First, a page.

I do hope that this will speed up the European migration system, but the issue is, as always, the fact that in all capitals there are still difficulties to align on the migration system. And this brings me back to my cause as a Volt MEP, which is that our decision-making system, when it comes to controversial issues, is not very adapted in Europe.
When people say “hey, the EU can’t align on something or the EU can’t come to a conclusion,” this really means that our capitals, our Member States, are not able to agree on their position when it comes to these new asylum files. Then the whole process is stopped because the Parliament and the Member States can’t really negotiate because the Member States haven’t even found their own position yet.
I hope that the Member States will see this as a call for further alignment and to find a position. Because the Parliament will always find its position by a majority, and we will always be able to negotiate with the Member States. So let’s hope that the Member States get their act together.
What other types of impact can we expect after the Ukrainian refugee crisis on legislation related to migration, funding, and asylum?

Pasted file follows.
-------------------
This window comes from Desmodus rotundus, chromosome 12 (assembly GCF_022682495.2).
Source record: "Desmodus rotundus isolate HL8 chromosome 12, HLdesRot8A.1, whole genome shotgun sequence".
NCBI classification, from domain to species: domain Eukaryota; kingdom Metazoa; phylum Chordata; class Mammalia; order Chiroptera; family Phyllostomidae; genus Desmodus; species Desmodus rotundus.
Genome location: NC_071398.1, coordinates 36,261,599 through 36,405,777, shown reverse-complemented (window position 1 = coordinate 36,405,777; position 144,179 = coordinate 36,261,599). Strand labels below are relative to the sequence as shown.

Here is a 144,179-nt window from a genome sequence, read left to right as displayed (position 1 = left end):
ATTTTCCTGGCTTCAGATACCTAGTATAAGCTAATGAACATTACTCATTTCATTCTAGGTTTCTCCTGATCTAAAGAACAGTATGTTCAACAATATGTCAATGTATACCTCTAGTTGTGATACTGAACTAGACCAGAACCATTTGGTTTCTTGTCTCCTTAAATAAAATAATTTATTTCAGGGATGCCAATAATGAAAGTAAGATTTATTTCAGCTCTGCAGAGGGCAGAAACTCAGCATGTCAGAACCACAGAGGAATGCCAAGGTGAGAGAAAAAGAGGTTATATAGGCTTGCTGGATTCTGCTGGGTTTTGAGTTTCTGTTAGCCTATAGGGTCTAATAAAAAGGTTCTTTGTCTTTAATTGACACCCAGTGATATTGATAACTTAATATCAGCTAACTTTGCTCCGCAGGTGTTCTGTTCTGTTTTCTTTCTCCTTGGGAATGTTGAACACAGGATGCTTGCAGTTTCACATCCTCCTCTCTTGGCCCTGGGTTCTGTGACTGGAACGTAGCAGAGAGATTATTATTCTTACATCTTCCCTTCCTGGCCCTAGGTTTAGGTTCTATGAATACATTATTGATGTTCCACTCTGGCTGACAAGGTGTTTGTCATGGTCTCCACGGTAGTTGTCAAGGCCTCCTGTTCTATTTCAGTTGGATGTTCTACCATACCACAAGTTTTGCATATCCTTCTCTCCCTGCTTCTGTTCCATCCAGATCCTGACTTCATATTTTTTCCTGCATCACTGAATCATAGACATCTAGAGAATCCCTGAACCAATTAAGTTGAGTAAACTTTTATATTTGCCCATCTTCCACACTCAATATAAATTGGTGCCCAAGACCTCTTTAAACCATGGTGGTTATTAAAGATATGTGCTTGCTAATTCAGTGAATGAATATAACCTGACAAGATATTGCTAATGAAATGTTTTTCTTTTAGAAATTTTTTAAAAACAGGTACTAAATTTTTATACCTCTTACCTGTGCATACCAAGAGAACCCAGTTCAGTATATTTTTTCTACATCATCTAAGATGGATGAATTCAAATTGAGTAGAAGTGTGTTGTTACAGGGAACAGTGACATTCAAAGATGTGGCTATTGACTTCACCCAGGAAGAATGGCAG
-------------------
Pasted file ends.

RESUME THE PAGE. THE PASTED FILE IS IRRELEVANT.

I hope that the positive example of how Europe and the EU received the Ukrainians and gave them special status teaches us that this is possible. And that we can show solidarity and support.
When it comes to the effects on migration and asylum, I just hope that there’s a bit of a better understanding that solidarity doesn’t destroy our societies or that this is not a threat to our internal functioning.
This just means helping people who are coming from a war zone, and I hope that we can see that this is the same for people from Afghanistan or Syria. I hope we understand that we can help and that it doesn’t harm us, but actually enriches us.
There’s a need to rethink how we see nationality in Europe and integration in Europe. For example, if some Ukrainians choose Europe as their home, I hope that we can understand that this enriches us and that these people can become German or French and still have parts of their Ukrainian identity.
I think we still haven’t really understood what an immigration society looks like. It also means opening up our national identities and potentially strengthening the European identity.